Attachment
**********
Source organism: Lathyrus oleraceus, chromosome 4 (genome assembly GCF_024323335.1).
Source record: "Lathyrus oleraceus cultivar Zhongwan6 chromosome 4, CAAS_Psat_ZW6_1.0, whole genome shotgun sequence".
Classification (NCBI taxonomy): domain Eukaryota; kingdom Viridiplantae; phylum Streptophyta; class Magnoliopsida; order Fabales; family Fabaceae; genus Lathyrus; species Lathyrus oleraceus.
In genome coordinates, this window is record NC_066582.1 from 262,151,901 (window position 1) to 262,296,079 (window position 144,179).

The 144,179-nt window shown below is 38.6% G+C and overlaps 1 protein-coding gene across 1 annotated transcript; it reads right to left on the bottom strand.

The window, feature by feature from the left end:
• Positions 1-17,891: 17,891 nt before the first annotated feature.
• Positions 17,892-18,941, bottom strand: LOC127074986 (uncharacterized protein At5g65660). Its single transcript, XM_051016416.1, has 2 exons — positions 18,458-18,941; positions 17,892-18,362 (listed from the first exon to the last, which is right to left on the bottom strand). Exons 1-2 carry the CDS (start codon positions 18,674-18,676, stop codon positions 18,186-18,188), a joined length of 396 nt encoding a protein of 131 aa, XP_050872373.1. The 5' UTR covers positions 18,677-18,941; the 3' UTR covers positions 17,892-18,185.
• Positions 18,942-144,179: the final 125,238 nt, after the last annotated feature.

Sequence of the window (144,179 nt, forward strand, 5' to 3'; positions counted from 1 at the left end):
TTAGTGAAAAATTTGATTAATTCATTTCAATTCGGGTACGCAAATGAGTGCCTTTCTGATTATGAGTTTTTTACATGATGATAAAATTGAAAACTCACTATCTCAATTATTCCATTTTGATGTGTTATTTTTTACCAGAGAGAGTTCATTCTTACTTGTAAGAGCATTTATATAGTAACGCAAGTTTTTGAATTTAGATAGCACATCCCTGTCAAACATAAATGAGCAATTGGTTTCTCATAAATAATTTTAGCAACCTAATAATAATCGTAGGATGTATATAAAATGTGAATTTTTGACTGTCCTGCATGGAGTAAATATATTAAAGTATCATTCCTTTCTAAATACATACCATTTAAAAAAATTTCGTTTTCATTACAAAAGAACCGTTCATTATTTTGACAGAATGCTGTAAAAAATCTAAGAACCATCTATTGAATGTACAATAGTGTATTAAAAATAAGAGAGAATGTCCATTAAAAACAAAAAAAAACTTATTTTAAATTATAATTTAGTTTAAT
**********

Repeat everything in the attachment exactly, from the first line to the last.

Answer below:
Source organism: Lathyrus oleraceus, chromosome 4 (genome assembly GCF_024323335.1).
Source record: "Lathyrus oleraceus cultivar Zhongwan6 chromosome 4, CAAS_Psat_ZW6_1.0, whole genome shotgun sequence".
Classification (NCBI taxonomy): domain Eukaryota; kingdom Viridiplantae; phylum Streptophyta; class Magnoliopsida; order Fabales; family Fabaceae; genus Lathyrus; species Lathyrus oleraceus.
In genome coordinates, this window is record NC_066582.1 from 262,151,901 (window position 1) to 262,296,079 (window position 144,179).

The 144,179-nt window shown below is 38.6% G+C and overlaps 1 protein-coding gene across 1 annotated transcript; it reads right to left on the bottom strand.

The window, feature by feature from the left end:
• Positions 1-17,891: 17,891 nt before the first annotated feature.
• Positions 17,892-18,941, bottom strand: LOC127074986 (uncharacterized protein At5g65660). Its single transcript, XM_051016416.1, has 2 exons — positions 18,458-18,941; positions 17,892-18,362 (listed from the first exon to the last, which is right to left on the bottom strand). Exons 1-2 carry the CDS (start codon positions 18,674-18,676, stop codon positions 18,186-18,188), a joined length of 396 nt encoding a protein of 131 aa, XP_050872373.1. The 5' UTR covers positions 18,677-18,941; the 3' UTR covers positions 17,892-18,185.
• Positions 18,942-144,179: the final 125,238 nt, after the last annotated feature.

Sequence of the window (144,179 nt, forward strand, 5' to 3'; positions counted from 1 at the left end):
TTAGTGAAAAATTTGATTAATTCATTTCAATTCGGGTACGCAAATGAGTGCCTTTCTGATTATGAGTTTTTTACATGATGATAAAATTGAAAACTCACTATCTCAATTATTCCATTTTGATGTGTTATTTTTTACCAGAGAGAGTTCATTCTTACTTGTAAGAGCATTTATATAGTAACGCAAGTTTTTGAATTTAGATAGCACATCCCTGTCAAACATAAATGAGCAATTGGTTTCTCATAAATAATTTTAGCAACCTAATAATAATCGTAGGATGTATATAAAATGTGAATTTTTGACTGTCCTGCATGGAGTAAATATATTAAAGTATCATTCCTTTCTAAATACATACCATTTAAAAAAATTTCGTTTTCATTACAAAAGAACCGTTCATTATTTTGACAGAATGCTGTAAAAAATCTAAGAACCATCTATTGAATGTACAATAGTGTATTAAAAATAAGAGAGAATGTCCATTAAAAACAAAAAAAAACTTATTTTAAATTATAATTTAGTTTAAT